While these may not sound typical of New Zealand, there are also six local ecological zones for you to explore. In the coastal, island, and night parts of the zoo, you can see everything from seals and penguins to kiwis and lizards. An important educational and research institute, Auckland Zoo also has lots of interesting talks, presentations, and feeding sessions for you to attend throughout the day.
6. Tiritiri Matangi Island
Lying in the Hauraki Gulf, just a short ferry ride away from Auckland, the small island of Tiritiri Matangi is now a nature reserve that protects and preserves the natural habitats of lots of different types of endangered birds. Once completely deforested, it is now almost entirely covered in lush forest after a successful conservation project. To protect the birds and ecosystems, only a certain number of visitors are allowed each day.
Besides the stunning scenery, there are lots of idyllic paths and trails for you to explore. On the way, you’re sure to spot lots of brightly-colored birds flying about. A popular day trip from the mainland, Tiritiri Matangi also has a historic old lighthouse and visitors center for you to check out, as well as the beautiful Hobbs Beach.
5. Rangitoto Island
Both the youngest and largest of the 50 or so volcanoes found in and around Auckland, the volcanic island of Rangitoto was only formed around 600 years ago when an eruption pushed it up from the seabed. Meaning ‘Bloody Sky’ in Maori, the entire island is now a scenic reserve.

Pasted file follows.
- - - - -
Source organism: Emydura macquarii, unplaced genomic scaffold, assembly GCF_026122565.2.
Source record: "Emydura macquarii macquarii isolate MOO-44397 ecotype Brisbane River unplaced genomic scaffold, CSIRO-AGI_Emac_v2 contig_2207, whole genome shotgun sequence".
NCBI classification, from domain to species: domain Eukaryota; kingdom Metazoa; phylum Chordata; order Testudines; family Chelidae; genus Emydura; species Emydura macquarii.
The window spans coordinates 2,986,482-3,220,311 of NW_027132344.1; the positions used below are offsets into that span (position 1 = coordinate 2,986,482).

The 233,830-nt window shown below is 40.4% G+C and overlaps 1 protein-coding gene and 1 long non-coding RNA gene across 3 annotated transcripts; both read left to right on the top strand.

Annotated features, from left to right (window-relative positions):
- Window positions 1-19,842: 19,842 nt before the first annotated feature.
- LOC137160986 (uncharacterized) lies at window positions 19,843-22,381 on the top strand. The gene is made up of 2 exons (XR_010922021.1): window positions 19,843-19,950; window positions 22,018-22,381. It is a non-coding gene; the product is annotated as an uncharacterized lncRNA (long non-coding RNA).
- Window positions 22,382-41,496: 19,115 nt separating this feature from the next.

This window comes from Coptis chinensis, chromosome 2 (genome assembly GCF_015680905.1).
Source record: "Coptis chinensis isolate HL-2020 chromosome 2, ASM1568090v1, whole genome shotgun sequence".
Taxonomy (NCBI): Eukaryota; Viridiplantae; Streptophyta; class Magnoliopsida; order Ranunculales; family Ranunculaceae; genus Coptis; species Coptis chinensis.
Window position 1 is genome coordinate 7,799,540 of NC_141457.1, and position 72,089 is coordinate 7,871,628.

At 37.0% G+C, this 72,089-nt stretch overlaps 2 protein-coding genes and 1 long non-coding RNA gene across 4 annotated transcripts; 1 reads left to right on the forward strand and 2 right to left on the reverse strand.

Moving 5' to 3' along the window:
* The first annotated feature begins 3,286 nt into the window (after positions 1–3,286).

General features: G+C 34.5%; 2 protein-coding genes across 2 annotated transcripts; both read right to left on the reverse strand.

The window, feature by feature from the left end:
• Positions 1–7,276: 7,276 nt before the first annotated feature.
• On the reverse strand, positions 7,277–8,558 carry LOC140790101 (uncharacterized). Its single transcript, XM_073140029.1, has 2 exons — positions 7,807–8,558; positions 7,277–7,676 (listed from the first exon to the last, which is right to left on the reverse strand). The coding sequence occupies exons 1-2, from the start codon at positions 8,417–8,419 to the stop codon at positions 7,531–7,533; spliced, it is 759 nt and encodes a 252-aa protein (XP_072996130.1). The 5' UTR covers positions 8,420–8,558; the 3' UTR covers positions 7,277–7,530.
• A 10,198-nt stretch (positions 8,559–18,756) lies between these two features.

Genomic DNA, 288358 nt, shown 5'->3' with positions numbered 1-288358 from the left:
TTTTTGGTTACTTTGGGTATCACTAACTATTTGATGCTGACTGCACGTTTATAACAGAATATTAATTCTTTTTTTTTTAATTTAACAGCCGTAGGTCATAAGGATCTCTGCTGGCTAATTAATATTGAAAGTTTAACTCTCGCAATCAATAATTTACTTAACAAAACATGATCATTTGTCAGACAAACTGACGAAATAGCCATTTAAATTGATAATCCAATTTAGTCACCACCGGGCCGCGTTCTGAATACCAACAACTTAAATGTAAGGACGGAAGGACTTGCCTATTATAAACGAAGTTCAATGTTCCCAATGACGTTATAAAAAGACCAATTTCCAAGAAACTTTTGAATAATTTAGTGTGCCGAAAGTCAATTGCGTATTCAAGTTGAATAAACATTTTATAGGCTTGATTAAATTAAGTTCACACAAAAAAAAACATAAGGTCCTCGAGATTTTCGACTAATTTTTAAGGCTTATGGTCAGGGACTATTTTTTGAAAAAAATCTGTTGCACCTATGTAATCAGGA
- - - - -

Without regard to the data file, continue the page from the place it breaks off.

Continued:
Many trails weave their way amidst its lava fields, pohutukawa forests, and lava tube caves. Just a 25-minute ferry ride from Auckland, Rangitoto Island is ideal is you’re looking to immerse yourself in nature. It is connected by a narrow causeway to Motutapu Island if you also want to explore its neighbor.
4. Waiheke Island
Despite having a population of just under 10,000, Waiheke is actually the third most populous island in the country after the North and South Islands. A popular destination with locals and tourists, the island has a wealth of breathtaking white sand beaches for you to choose from, as well as lots of spectacular scenery and exhilarating outdoor activities. These include kayaking in its emerald waters, zip-lining through the air, and exploring the island’s many scenic paths and trails.
Due to its fertile land and warm microclimate, Waiheke is perfect for growing grapes, so it is renowned for its many excellent wineries. On top of all this, the island also has some fantastic boutiques, restaurants, and art galleries for you to check out if you get fed up of lounging on its spectacular beaches.